data recovery from rotating memory with an HP 1650B

From: Tom Jennings <>
Date: Thu Sep 16 18:23:58 2004

Hey, I just realized, I have (here at work) an old HP 1650B, with 96 (!)
channels, I think it is, too many to count ("one... two... three... ...
many!") but certainly >> 48.

It claims to be dig-it-all (but we know what that means) and has a
variable threshold (and I'd need level changers to deal with -20V logic,
or wherever I pick off the signal).

I don't have an operating manual, though I've puzzled out basic
operation, but does anyone know how to extract sampled data from this

Here's a hypothesis: the sniggle I'll get off the heads will be the same
as, or less than, the specified (in the hardw. man.) signal. The voltage
won't increase off the head!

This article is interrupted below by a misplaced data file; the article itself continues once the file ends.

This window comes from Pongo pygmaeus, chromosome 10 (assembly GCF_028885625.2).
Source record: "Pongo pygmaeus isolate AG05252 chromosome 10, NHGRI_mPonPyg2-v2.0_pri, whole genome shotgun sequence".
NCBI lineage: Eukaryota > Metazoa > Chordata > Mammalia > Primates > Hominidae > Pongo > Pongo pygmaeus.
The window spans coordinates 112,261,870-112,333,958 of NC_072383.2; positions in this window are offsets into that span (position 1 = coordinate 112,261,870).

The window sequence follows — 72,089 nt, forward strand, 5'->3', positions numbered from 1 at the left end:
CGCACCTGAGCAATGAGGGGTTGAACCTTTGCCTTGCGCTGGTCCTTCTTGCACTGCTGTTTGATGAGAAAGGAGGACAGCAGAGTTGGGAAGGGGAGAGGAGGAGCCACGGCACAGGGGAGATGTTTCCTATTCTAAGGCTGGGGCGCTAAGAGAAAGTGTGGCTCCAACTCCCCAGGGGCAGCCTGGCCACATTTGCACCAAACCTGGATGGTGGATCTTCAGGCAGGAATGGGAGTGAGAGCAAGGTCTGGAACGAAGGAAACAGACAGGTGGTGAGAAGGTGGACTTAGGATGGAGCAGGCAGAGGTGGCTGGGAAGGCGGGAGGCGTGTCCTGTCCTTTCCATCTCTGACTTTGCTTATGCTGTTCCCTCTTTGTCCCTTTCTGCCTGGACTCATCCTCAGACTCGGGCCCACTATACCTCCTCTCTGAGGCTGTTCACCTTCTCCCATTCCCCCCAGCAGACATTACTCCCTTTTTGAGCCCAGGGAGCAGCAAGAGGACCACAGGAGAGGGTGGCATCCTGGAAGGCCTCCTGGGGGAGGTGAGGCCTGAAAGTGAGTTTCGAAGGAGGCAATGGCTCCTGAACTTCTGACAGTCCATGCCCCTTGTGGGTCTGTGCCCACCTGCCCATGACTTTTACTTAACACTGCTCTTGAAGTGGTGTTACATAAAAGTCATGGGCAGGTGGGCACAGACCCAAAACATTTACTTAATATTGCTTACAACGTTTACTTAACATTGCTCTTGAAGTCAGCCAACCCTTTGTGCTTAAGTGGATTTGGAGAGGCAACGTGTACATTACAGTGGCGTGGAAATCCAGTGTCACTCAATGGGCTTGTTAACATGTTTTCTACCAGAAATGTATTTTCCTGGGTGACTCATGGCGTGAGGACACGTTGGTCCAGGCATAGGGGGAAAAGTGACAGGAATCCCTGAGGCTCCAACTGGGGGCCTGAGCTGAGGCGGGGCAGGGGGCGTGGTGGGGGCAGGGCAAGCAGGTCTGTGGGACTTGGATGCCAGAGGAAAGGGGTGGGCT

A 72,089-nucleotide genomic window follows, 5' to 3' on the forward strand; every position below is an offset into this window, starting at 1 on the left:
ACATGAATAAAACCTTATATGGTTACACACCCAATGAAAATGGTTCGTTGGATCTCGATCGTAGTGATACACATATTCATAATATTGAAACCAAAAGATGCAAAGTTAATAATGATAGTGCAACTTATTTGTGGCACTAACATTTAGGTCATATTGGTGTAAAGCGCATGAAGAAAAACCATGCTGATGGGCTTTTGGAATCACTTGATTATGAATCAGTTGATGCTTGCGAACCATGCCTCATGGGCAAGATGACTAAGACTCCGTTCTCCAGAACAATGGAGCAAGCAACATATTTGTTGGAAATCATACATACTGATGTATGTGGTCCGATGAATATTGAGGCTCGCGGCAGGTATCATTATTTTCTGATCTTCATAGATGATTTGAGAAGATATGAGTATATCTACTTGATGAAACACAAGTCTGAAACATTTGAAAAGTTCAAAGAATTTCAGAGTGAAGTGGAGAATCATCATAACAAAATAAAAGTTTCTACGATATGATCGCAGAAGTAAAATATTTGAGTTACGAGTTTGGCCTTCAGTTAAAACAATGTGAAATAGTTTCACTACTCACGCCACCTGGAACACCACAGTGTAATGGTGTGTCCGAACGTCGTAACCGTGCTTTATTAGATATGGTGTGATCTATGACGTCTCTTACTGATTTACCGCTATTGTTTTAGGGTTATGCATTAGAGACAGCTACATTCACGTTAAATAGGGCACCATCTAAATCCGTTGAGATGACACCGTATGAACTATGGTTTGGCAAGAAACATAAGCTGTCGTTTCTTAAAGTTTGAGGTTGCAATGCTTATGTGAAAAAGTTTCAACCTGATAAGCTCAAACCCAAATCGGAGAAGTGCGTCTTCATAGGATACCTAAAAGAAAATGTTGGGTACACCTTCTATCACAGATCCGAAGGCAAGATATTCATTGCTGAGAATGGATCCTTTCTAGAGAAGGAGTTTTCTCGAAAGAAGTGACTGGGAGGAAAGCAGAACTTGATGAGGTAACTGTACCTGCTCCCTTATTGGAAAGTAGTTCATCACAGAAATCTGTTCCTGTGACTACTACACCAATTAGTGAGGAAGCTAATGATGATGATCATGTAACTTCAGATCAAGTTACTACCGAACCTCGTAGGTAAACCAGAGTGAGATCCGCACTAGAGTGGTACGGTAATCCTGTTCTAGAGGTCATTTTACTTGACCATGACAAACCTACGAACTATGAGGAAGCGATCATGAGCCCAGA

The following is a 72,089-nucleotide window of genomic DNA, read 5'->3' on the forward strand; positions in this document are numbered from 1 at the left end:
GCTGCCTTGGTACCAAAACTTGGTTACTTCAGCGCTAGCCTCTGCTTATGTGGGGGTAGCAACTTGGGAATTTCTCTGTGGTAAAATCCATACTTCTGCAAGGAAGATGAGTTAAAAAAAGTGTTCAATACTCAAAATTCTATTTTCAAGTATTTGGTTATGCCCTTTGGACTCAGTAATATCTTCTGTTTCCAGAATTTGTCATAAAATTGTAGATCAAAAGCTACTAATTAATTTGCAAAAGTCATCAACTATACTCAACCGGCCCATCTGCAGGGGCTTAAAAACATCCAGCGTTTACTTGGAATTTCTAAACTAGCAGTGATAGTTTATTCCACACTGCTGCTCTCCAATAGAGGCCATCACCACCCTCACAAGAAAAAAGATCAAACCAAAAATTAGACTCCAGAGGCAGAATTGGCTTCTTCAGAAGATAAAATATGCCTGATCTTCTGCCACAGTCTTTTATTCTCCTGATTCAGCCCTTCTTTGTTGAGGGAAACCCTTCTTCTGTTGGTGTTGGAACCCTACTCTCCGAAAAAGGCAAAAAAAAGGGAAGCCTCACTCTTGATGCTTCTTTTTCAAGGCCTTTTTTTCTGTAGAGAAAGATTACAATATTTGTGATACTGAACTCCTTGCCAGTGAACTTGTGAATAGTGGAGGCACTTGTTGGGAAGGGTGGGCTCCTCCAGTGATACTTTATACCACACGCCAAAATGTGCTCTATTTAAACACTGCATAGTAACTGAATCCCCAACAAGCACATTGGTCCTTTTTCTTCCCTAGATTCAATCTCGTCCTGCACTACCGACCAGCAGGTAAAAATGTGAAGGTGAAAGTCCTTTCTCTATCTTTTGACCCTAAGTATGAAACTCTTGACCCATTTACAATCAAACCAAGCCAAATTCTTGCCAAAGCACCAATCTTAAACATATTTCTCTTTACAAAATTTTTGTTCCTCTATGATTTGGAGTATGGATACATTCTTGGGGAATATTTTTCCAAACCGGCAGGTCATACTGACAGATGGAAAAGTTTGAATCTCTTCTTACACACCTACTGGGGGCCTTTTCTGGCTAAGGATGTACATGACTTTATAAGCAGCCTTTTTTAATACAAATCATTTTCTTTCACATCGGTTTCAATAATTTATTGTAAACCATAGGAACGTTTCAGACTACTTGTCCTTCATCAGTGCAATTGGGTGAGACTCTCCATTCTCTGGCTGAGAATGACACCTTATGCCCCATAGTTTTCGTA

If true, I set the 1650B thresholds such that it mimics the LGP-21's
memory. Take N samples of the disk (all at once!). Check that each
sample is self-consistent, eg. every sample is the same.

If subsequent samples are not all the same, see what's changing. If one
or few bits/track are flapping, it could be setup or weak signal.

Repeat taking sample sets, with the 1650B thresh lowered 2 - 5%, say. At
some point the differences between sets should radically alter.

(I would in fact take a few sample sets with threshold > LGP's setting,
for completeness.)

In an ideal setup, each sample within a set would be self-consistent,
and each sample set (with varying threshold) would be the same until the
thresh crosses into the ambigious zone between LGP-21 "0" and "1", at
which point it would deteriorate into garbage.

The LGP-21 hardw. man. comes not only with complete memory alignment
data and techniques, but photos of scope screens. Too bad all machines
don't come with their own historical recovery documentation!

If the 1650B can "print" to a port I can capture then this nicely
formatted data could be scripted into something canonical.
Received on Thu Sep 16 2004 - 18:23:58 BST

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